At 6:00 A.M. on June 25, an officer observed the body of Peck, while on a routine patrol in his squad car. The body lay two feet away from a bush, about 30 yards from a street intersection in the outskirts of Needles, and near the edge of an ‘old ball park’ which was used for Little League practice. The area was one in which there were many bushes, and it was regularly patrolled by the officers. The body was also about 20 feet from a path which led across the area to an Indian camp, about three quarters of a mile away. It was not unusual for Indians to be seen lying under bushes in this area, either because they were asleep or because they were drunk. There were a number of bushes between the body and one of these streets. The deceased appeared to have been severely beaten about the head and face, his hair and face were matted with blood, and there was blood on his shirt and trousers. The decesased was barefooted, with his shoes partially underneath his body, and there were footprints indicating that he had walked to that point before taking off his shoes. There were no other fresh footprints, and no marks indicating that the body had been dragged to that location. The officer who discovered the body had last patrolled the area at 3:00 A.M., at which time he had not seen the body. He explained that he would not then have seen it, had it been there, because he was then approaching from the opposite direction and his lights ‘couldn't have hit him for the brush when I was traveling north.’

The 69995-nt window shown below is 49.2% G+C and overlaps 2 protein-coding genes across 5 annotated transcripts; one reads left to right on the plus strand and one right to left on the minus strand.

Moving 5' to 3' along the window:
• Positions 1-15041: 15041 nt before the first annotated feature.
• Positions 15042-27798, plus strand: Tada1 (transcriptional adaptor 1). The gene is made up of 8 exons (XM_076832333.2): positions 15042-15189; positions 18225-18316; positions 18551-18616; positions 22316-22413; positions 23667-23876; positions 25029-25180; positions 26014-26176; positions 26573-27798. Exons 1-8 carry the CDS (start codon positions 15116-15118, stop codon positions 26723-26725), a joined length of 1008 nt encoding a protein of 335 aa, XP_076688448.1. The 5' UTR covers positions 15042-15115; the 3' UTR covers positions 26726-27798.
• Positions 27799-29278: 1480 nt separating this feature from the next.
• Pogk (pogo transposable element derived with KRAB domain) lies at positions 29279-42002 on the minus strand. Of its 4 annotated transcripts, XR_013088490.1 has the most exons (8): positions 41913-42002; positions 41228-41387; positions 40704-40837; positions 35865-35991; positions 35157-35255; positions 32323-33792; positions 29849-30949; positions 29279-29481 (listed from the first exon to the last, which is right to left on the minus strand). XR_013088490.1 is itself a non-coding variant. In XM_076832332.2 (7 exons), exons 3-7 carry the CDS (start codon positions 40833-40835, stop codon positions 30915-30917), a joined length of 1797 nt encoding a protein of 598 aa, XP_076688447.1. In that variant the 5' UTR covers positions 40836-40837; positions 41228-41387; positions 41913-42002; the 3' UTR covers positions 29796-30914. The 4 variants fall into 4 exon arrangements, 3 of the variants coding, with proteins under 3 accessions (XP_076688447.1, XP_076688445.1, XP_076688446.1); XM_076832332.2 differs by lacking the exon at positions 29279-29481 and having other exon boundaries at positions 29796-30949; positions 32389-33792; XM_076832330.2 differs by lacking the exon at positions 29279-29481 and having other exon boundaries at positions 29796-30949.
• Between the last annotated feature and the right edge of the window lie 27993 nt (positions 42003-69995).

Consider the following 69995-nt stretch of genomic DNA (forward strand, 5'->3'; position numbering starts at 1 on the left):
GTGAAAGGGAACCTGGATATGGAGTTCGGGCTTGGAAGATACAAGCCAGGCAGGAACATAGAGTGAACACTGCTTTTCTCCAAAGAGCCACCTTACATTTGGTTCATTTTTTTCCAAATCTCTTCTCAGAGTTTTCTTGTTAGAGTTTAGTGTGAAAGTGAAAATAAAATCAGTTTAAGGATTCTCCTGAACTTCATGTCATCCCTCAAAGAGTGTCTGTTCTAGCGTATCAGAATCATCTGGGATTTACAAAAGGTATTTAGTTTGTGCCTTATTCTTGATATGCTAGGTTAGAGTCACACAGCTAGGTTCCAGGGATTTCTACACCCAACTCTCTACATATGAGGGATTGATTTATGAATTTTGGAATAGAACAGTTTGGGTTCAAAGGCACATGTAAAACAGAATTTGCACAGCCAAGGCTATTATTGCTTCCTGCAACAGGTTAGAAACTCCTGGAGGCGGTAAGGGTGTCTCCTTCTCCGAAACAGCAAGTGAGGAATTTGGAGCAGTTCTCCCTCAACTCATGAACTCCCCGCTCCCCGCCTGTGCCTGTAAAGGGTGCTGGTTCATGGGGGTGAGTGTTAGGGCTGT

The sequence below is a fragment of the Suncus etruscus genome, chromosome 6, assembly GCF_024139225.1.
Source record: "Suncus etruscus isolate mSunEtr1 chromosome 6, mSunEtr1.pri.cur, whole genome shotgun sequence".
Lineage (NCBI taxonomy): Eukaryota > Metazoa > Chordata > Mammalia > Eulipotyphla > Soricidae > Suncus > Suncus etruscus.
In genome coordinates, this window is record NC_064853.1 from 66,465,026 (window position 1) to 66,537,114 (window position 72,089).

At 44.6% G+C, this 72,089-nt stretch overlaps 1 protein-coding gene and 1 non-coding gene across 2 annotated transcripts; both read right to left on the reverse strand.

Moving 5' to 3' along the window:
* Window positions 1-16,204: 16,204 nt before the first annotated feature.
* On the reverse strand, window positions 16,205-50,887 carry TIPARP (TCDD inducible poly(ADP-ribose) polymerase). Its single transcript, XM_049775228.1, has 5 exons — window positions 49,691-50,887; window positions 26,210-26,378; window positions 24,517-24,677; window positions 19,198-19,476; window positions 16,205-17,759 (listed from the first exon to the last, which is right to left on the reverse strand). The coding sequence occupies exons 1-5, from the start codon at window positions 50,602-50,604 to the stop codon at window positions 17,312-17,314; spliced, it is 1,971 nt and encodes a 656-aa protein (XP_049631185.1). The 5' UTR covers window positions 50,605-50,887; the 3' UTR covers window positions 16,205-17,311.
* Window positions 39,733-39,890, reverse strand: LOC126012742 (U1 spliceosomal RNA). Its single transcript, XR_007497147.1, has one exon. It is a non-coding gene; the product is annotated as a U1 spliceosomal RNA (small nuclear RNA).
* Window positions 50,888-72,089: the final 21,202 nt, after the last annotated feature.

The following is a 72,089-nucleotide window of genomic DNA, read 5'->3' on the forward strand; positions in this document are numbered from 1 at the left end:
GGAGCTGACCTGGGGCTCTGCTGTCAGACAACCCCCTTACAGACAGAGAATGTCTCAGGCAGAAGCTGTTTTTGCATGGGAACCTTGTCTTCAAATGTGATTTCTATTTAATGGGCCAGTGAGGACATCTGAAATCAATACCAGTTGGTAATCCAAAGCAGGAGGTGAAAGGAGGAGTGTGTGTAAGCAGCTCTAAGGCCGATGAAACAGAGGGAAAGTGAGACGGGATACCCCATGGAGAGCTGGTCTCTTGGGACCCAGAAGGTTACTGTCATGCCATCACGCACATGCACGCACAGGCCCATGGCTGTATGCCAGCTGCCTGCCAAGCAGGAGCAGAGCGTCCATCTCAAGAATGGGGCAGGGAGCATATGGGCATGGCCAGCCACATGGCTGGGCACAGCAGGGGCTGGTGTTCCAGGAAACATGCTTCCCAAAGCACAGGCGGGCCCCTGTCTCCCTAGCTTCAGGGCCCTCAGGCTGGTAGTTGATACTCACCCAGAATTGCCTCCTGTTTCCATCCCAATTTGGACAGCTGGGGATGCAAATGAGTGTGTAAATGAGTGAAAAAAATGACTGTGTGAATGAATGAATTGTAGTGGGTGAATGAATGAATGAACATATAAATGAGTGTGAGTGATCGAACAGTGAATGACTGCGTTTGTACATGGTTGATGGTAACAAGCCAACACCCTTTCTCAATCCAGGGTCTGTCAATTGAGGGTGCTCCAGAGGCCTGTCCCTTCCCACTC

The officer recognized the body as that of Perry Peck. Peck was an Indian, as is the defendant. The officers went to the Indian village where they found a man who identified the deceased, and also found a man who gave them information as a result of which they went to a home in Needles, about four blocks from the place where the body was found, arriving there about 7:30 A.M. They there found the defendant and John Harrison, another Indian, in the back yard. Before the officers could ask any questions the defendant told them that Peck had ripped the screen in the back door, gone in and stolen a jug of wine from him; that he had caught Peck and given him a good beating; and that he had also hit Harrison with a cleaver before beating Peck. Officers took the defendant and Harrison to the police station and interviewed them. The defendant stated that the owner of this house, who had gone away, had brought him there on June 20 to paint the house and clean the place up; that the owner stated that Peck might help him with the work; that the only way he could get any work out of Peck was to give him wine; that on the morning of June 24 the defendant, Peck and another Indian were drinking wine and the defendant twice sent Peck to purchase wine; that about noon he went into the house, put a jug of wine in the icebox, and then went to sleep; that about 2:00 P.M. he awoke and found the jug was missing; that he became angered and rushed out of the house with the meat cleaver; that he saw Harrison sitting there and ‘just hauled off and hit him up alongside of his face with the cleaver’; and that he then struck Peck and ‘beat the hell out of him.’ When an officer told the defendant that Peck was dead, the defendant said ‘I don't care about him dying he wasn't any good anyway’. After this conversation the appellant was booked and incarcerated.